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Using molecular epidemiology to understand and control an endemic zoonosis - Coxiella burnetii in Tanzania

Coxiella burnetii is a bacterial pathogen that causes febrile disease in people and significant production losses in economically crucial livestock species (e.g. cattle, sheep and goats) globally. In northern Tanzania, approximately 5% of patients presenting with febrile illness have acute Q fever (Prabhu et al. 2011). Despite its importance as a leading cause of human and livestock disease, awareness of C. burnetii is low in many regions and there are few diagnostics available, leading to consistent under-recognition of this zoonosis and its impacts on both human and livestock health. As a consequence, key gaps in our knowledge persist about multiple facets of the epidemiology, impacts and scope for control of C. burnetii in sub-Saharan Africa (Salifu et al. 2019).

There is evidence that C. burnetii genotypes vary in their pathogenicity and epidemiology and pilot data indicate the presence of multiple genotypes of C. burnetii in Tanzanian livestock populations. Robust data about the distribution and clinical significance of these genotypes in endemic settings like Tanzania is currently lacking. Vaccines for C. burnetii exist and are used in several European countries but there are limited data available to evaluate the likely efficacy of existing vaccine tools in host populations outside Europe as well as the potential influence of genetic variation in Coxiella strains on vaccine efficacy.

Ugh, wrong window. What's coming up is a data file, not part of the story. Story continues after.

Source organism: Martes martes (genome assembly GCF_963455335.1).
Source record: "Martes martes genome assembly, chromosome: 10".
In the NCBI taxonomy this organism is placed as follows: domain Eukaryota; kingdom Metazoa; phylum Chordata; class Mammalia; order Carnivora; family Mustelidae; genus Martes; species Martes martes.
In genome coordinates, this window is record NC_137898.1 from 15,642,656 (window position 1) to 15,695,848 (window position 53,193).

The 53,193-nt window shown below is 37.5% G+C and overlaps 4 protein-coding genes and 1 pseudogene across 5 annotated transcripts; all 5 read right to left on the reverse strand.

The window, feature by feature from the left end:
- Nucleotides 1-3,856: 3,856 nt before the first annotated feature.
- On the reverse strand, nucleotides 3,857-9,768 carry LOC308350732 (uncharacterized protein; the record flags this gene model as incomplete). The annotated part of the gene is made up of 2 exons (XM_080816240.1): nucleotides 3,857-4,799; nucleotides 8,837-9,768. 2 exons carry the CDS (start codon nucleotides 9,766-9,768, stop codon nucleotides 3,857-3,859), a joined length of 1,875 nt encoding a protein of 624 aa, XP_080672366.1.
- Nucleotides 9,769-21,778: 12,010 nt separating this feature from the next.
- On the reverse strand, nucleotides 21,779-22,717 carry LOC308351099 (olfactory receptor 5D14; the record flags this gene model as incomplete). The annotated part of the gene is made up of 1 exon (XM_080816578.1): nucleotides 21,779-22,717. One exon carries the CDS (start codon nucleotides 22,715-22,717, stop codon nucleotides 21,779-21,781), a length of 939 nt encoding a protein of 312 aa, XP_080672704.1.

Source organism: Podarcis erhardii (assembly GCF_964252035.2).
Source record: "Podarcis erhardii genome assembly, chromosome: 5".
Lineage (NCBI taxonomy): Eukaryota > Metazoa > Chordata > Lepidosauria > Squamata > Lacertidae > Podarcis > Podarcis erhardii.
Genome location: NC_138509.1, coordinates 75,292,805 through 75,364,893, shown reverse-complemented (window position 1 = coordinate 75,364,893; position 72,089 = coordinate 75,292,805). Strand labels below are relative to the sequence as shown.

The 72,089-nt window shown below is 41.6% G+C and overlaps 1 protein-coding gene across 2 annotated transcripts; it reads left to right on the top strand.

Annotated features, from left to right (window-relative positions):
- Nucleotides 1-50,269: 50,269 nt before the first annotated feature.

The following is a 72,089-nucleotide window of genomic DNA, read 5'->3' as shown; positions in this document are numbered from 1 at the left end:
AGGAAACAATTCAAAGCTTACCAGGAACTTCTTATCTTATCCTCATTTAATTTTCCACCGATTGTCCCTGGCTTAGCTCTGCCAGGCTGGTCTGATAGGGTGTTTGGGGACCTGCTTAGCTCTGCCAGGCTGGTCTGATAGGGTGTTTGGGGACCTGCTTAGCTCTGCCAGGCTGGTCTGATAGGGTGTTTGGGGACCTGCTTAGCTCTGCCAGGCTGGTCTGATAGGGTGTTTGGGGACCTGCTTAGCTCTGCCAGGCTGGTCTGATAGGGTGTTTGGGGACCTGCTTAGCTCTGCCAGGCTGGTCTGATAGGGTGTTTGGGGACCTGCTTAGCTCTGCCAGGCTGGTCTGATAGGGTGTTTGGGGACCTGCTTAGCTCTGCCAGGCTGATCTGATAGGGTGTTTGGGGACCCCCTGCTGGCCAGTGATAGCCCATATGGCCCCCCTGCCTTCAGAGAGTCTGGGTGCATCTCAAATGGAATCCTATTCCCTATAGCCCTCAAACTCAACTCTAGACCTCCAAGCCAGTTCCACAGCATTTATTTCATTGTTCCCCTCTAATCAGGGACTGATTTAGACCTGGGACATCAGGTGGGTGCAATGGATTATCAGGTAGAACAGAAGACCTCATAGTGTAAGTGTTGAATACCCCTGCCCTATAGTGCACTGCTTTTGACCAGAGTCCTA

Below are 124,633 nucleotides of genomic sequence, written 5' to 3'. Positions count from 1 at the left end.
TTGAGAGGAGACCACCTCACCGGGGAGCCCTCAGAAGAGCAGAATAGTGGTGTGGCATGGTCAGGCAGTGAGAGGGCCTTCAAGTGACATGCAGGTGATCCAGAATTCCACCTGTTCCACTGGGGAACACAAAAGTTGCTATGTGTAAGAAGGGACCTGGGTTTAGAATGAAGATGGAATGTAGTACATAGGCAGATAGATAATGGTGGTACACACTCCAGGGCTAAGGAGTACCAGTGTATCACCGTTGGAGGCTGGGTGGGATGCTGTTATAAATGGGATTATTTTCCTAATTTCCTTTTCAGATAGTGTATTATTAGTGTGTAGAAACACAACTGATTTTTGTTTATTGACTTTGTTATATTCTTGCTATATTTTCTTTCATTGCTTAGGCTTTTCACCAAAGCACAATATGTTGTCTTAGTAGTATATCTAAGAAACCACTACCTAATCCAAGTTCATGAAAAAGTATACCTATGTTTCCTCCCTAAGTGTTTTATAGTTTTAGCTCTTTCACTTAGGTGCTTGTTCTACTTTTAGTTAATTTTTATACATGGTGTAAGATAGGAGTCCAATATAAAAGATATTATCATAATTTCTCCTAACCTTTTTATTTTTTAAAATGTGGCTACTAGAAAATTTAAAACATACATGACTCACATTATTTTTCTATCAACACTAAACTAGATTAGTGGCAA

This project involves the development and application of innovative genotyping approaches and quantitative analyses to reveal and characterise the C. burnetii genotypes present in different animal populations and advance our understanding of the fundamental epidemiology of C. burnetii in Tanzania. The project will bring together disciplinary expertise from different institutions to directly address the scheme focus on the design, implementation and evaluation of interventions in the management of animal populations for the primary purpose of controlling zoonotic disease and improving human health.

The research questions that this project proposes to answer are:

  1. Which Coxiella burnetii genotypes are present human, livestock and wildlife populations in Tanzania
  2. What is the relationship between C. burnetii genotype and clinical impact in people and livestock
  3. What are the key transmission routes between species including animal-human transmission.
  4. What are the potential impacts of livestock-targeted interventions such as vaccination to reduce the burden of human and animal disease caused by C. burnetii

This project focuses first on the application of genotyping schemes to generate new diagnostic data and insights into the diversity of C. burnetii. The methodology involves adapting and applying multiple genotyping approaches to characterise the diversity of C. burnetii genotypes in human and animal populations. Laboratory methodologies will include qPCR, multispacer sequence typing and sequence capture to genotype C. burnetii direct from field sample extracts.